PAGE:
Where to Find Birds in Northern Queensland:  iTunesGoogle Play Kobo Books
Recorder Society http://www.nqrs.org.au


Lee’s Addition:

Deliver me, O LORD, from mine enemies: I flee unto thee to hide me. (Psalms 143:9 KJV)

Thanks, Ian, and, yes, I was selfishly praying that you would find “your bird” this time. Every time you succeed, we get to see another great series of avian photos.

When the Lord created these Black Bitterns, He definitely had their protection in mind. Did you all notice that 4th photo? You can hardly find the Bittern. He looks like a branch.

Which doeth great things past finding out; yea, and wonders without number. (Job 9:10 KJV)

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Ian’s Bird of the Week

Ian’s Birdway – Ardeidae – Global Herons, Egrets, Bitterns

Black Bittern – Wikipedia

Wordless Birds

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Birds of the Bible – Heron Update

Tricolored Heron at Gatorland (5)

Tricolored Heron at Gatorland by Lee

And the stork, the heron after her kind, and the lapwing, and the bat. (Leviticus 11:19 KJV)

Great Blue Heron 2

Great Blue Heron camouflaged by Lee

And the stork, and the heron after her kind, and the lapwing, and the bat. (Deuteronomy 14:18 KJV)

The original Birds of the Bible – Heron article was posted on July 17, 2008. Seems like it’s time for an update and to keep our Heron family visible. Actually, some of the family members are very good at hiding or blending in with their surroundings. Their Creator, the Lord Jesus Christ, designed them to be slim like the reeds they hide in, called camouflage, and gave them the ability to move back and forth again like reeds. Notice the Tricolored Heron in the first photo. Even though he is blue, the sky color reflecting in the water actually is helping keep him “hidden in plain view.”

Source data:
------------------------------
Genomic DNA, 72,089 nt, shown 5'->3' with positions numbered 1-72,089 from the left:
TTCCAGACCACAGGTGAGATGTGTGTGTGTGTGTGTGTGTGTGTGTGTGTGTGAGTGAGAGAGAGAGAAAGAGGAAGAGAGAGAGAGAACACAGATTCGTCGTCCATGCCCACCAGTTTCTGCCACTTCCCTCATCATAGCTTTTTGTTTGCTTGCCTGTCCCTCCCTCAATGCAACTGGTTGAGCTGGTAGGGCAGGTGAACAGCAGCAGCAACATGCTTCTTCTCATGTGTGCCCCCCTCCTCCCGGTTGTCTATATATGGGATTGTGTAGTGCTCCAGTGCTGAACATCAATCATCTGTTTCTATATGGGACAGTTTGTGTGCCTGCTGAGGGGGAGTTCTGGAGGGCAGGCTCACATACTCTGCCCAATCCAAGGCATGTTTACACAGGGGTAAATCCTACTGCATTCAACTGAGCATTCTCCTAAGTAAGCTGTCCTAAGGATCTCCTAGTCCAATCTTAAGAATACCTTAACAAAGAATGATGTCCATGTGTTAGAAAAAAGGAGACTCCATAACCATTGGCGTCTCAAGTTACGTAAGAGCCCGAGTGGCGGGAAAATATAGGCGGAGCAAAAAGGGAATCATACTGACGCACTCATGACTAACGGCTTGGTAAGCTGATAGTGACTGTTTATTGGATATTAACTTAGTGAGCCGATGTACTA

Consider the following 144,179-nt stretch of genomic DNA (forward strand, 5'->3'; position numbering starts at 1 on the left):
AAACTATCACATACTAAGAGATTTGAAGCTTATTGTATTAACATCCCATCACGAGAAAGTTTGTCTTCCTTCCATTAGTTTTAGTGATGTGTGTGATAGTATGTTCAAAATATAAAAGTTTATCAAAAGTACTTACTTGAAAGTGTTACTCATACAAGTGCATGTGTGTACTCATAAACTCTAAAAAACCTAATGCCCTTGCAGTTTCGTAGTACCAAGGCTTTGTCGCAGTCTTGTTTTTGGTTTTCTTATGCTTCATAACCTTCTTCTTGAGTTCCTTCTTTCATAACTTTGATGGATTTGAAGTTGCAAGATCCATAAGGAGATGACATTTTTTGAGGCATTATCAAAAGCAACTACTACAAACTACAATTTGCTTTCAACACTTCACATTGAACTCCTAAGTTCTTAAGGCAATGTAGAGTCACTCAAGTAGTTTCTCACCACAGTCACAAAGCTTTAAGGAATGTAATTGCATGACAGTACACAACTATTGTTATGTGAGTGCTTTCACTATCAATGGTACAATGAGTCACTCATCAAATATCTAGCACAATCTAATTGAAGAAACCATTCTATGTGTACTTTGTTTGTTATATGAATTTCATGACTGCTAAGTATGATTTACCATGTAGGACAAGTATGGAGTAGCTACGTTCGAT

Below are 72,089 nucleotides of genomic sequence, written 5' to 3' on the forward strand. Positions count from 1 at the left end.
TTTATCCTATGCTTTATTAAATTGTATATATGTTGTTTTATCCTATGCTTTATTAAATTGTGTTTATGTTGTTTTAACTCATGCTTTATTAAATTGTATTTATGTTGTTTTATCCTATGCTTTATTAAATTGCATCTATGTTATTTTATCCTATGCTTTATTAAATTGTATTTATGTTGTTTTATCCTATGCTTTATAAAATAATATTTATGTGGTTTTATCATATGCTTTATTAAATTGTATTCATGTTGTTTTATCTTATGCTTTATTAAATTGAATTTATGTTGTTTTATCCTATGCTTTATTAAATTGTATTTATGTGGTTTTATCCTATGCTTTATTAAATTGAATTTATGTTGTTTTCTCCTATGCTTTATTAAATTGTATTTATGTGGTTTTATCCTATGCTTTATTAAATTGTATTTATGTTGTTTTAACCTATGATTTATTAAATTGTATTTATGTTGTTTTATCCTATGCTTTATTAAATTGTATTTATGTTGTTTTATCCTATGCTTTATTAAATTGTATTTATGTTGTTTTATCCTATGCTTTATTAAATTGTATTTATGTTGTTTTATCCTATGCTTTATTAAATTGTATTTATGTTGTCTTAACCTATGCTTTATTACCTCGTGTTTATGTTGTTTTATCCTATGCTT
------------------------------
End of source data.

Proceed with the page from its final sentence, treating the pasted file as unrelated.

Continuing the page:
CLASS – AVES, Order – PELECANIFORMES, Family – Ardeidae – Herons, Bitterns, Egrets


Here in central Florida we can see many Herons, such as the:
(Click link for photo from Dan’s website)
Great Blue Heron (L46″ Wingspan 72″)
Little Blue Heron (L24 Wingspan 40″)
Tri-colored Heron (L26 Wingspan 36″)
Green Heron (L18″ Wingspan 26)
Black-crowned Night Heron (L25″ Wingspan 26″)
Yellow-crowned Night Heron (L24″ Wingspan 42″)

Around the World the Ardeidae family, now with 72 species, includes Herons (46), Egrets (9) and Bitterns (15). From Thayer Birding Software, “Most herons nest in dense or dispersed colonies; a few species, including most bitterns, are solitary. Nests are platforms of interlocked sticks in trees or piles of vegetation in reeds or on the ground, built mainly or entirely by the female of material brought by the male.”

Most of the Herons rest and fly with their necks in an “S” curve. They can be seen along or in the edges of water fishing. Many stand perfectly still looking in the water and then thrust with a quick movement to either spear or catch their prey. You can see that in the video I posted yesterday.

This video of a Great Egret was watching something so intently. Also, notice how his neck sways like they do in the tall grass or reeds. Egrets are part of the Heron Family group.